Sunday, January 26, 2014

Russian Dressing
























Ah, Russian dressing.  Of all the salad dressings and sauces, there is perhaps more controversy surrounding this condiment than any other.  Where did it come from?  (News flash: It wasn’t Russia) What ingredients should be used in making it?  What color should it be?

Sadly, I don’t have all these answers.  The origins of Russian dressing are lost in the mists of time.  Sure, you’ll find stories on the internets and in foodie books, but they all seem to disagree with each other, so instead of repeating any of them here, I’ll just say that it most likely appeared sometime around the early Twentieth Century—A time I like to call the Golden Age of salad dressings.  Prior to this time we pretty much had oil and vinegar to dress a salad.  But suddenly, new and interesting dressings started popping up around the globe with great regularity.  Italian dressing was born, then French, Caesar, Green Goddess, Thousand Island.  All of these and many more popped up in the first few decades of the Twentieth.  



By the 50s, it was a regular smorgasbord of dressings available.  It truly was, ahem, the salad days, and a great time to be a dressing aficionado.  (I am, in fact, a dressing aficionado.  I keep over a dozen on hand at any given time.  But hey, variety is the spice of life, right?)

Speaking of Thousand Island, this dressing has a bit of a murky history as well, perhaps because it is muddled up with Russian dressing’s history.  



One was most likely an offshoot of the other, but no one is sure which came first.  (Though some will argue that they know)  The two are used interchangeably in many recipes (including Reuben Sandwiches), and they are quite similar in taste and appearance.

Now, if your only familiarity with Russian dressing is Aisle Seven of your local Piggly Wiggly, well then, you might say, “Chris, Russian and Thousand Island are different.  Look, here’s a picture!”



And to this I would say, yes, store-bought Russian dressing is somewhat different from T.I.  It has a deep red color as opposed to beige, and it tastes strongly of celery seed.  In fact, other than that celery seed flavor, it is quite close to Kraft’s Catalina French dressing.

But, I say to you--if you go to a real, honest Injun New York deli, this isn’t what you’re gonna get on your Ruben.  You’re gonna get something that looks like Thousand Island.  But, it’s gonna taste slightly different than the T.I. you’re used to.  And that’s because it’s not T.I., it’s Russian.  Confused?  Me too.  There are more Russian dressing recipes out there than you can shake a hammer and sickle at, and they’re all different.  But hey, I wanna make some Russian Dressing so I can make me a Reuben.  So, what to do?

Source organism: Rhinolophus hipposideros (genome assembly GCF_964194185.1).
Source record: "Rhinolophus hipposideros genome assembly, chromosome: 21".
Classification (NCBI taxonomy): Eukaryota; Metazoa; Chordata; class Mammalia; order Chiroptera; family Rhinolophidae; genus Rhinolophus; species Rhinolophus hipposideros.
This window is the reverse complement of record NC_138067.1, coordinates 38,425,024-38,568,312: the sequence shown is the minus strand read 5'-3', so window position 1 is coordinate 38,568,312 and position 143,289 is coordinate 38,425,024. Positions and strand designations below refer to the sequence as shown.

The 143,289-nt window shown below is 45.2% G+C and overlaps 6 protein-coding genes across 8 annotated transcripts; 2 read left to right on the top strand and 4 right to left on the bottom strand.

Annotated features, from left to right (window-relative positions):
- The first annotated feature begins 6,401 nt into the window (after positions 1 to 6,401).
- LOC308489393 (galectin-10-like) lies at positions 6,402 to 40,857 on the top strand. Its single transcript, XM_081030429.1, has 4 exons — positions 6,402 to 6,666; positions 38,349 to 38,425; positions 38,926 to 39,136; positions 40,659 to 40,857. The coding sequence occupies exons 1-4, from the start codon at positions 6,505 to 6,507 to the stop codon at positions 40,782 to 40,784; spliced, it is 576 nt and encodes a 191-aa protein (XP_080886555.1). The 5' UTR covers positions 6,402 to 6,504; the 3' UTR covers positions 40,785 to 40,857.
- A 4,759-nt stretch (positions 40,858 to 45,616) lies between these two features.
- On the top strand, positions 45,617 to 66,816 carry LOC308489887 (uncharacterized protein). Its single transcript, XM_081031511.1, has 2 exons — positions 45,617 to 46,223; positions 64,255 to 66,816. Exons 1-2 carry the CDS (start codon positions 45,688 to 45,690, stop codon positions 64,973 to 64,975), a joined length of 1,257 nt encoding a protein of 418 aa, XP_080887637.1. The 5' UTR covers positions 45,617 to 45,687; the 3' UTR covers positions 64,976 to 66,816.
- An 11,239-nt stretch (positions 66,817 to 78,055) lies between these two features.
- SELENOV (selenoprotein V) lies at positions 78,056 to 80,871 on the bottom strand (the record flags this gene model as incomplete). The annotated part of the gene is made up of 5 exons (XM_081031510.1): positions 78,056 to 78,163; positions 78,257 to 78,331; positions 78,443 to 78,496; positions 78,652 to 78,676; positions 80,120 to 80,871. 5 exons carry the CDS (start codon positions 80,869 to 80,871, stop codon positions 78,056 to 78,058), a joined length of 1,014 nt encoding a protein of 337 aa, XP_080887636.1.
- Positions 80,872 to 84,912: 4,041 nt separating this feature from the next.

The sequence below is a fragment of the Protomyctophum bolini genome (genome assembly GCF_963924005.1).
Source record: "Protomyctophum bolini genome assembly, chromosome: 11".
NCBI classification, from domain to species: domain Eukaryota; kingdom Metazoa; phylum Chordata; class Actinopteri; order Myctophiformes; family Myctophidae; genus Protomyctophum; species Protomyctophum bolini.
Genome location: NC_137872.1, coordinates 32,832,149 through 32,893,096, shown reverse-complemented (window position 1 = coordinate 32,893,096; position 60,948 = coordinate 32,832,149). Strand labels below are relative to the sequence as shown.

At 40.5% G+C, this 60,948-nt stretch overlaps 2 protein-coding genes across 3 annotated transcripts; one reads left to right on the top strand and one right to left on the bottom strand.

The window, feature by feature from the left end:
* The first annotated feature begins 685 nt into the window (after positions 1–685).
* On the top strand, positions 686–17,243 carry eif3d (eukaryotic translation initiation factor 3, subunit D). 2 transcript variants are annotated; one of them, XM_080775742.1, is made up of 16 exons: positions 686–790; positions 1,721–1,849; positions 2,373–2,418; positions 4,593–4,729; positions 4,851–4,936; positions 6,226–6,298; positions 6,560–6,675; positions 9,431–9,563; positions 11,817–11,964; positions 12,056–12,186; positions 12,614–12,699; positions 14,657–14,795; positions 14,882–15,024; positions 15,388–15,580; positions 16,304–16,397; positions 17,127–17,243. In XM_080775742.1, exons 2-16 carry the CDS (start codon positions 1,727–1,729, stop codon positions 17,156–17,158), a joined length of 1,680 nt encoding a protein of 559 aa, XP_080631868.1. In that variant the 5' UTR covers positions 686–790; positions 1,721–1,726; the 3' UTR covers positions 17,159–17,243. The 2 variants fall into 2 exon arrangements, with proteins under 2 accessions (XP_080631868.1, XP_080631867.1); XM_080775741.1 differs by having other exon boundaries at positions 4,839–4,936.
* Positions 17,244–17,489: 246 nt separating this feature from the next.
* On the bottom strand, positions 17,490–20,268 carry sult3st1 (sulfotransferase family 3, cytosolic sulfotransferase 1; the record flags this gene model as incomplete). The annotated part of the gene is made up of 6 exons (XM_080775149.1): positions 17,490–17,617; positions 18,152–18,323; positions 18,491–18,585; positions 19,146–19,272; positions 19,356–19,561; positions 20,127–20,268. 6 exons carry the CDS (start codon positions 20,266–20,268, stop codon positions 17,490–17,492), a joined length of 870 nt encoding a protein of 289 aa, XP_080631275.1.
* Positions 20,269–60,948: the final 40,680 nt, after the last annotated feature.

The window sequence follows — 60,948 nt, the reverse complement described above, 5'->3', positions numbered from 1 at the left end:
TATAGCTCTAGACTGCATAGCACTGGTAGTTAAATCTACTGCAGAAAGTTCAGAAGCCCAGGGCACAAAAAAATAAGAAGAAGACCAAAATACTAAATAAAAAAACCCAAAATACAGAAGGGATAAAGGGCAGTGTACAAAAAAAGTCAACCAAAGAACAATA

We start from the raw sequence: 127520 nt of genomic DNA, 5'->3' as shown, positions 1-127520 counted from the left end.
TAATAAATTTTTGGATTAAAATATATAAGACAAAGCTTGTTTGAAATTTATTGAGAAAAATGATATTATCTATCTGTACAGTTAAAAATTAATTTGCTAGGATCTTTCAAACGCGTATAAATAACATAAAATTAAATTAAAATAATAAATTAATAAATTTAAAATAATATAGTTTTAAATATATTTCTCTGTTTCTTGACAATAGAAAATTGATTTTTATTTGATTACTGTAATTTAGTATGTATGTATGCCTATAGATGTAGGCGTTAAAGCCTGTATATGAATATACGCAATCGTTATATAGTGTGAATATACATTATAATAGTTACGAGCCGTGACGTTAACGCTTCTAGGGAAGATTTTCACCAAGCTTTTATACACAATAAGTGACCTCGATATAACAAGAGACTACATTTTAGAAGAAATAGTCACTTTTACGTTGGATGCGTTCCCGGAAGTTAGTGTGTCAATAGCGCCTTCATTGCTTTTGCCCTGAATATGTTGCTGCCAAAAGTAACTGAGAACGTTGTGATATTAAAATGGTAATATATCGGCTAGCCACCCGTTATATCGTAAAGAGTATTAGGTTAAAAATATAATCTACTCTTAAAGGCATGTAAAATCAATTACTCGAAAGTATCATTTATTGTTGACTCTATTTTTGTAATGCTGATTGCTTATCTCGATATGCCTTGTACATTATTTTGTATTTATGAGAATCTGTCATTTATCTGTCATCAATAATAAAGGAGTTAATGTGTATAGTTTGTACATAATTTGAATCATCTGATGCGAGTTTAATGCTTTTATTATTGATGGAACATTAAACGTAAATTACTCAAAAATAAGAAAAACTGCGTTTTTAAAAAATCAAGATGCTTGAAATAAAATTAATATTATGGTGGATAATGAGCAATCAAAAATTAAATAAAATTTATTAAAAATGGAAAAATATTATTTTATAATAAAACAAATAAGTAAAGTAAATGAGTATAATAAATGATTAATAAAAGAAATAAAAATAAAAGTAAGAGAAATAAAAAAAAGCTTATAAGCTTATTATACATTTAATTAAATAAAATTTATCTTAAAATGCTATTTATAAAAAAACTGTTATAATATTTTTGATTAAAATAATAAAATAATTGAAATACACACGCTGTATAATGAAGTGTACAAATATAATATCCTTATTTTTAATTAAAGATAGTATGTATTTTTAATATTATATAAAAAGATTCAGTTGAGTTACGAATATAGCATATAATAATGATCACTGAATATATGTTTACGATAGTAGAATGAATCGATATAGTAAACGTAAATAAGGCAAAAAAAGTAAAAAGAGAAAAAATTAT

Well, I decided that if anyone is an authority on the matter, it should be those good folks who run the aforementioned N.Y. Delis.  I remember the taste of their Russian, so I decided that was what I would shoot for when I mixed me up a batch. 

I started with about six different recipes, and tried them all.  All were interesting, and one was even a little bit weird.  It had beets in it, which I thought was cool (beets are so Russian-y, after all), but this one came out all pink, and it tasted a bit beet-y, so it wasn’t really like any R.D. I’d ever tasted.  I liked it, but it weren’t what I was looking for.

I finally came up with combining some of the recipes, taking what was common to all of them (like mayo, relish and horseradish) and then tweaking it a bit here and there.  In fact, speaking of the horseradish, I think this is the one ingredient that sets Russian apart from T.I.  Most Russians have horseradish, most T.I.s do not. 

But, enough with the histories and formalities.  Let’s go make us some dressing.  Some Russian dressing.  But unlike a Russian racehorse, we’ll take our time doing it. 



NY Deli-Style Russian Dressing

1 Cup Mayonnaise
1/3 Cup Heinz Chili Sauce
2 Tablespoons Sour Cream
2 Tablespoons Minced Cornichons (or Dill Pickle Relish)
2 Tablespoons Minced Onion
1 Tablespoon Prepared Horseradish
1 Tablespoon Celery Seed
1 Teaspoon Worcestershire Sauce
1/2 Teaspoon Lemon Juice
1/2 Teaspoon Paprika
1/2 Teaspoon Kosher Salt

Combine all the ingredients together in a bowl and mix thoroughly by hand with a whisk.  



Refrigerate for a couple hours to let the flavors meld.  That’s pretty much it.  Wow, I guess we didn’t need to take our time after all.  This really is the dressing to make if you’re in a rush.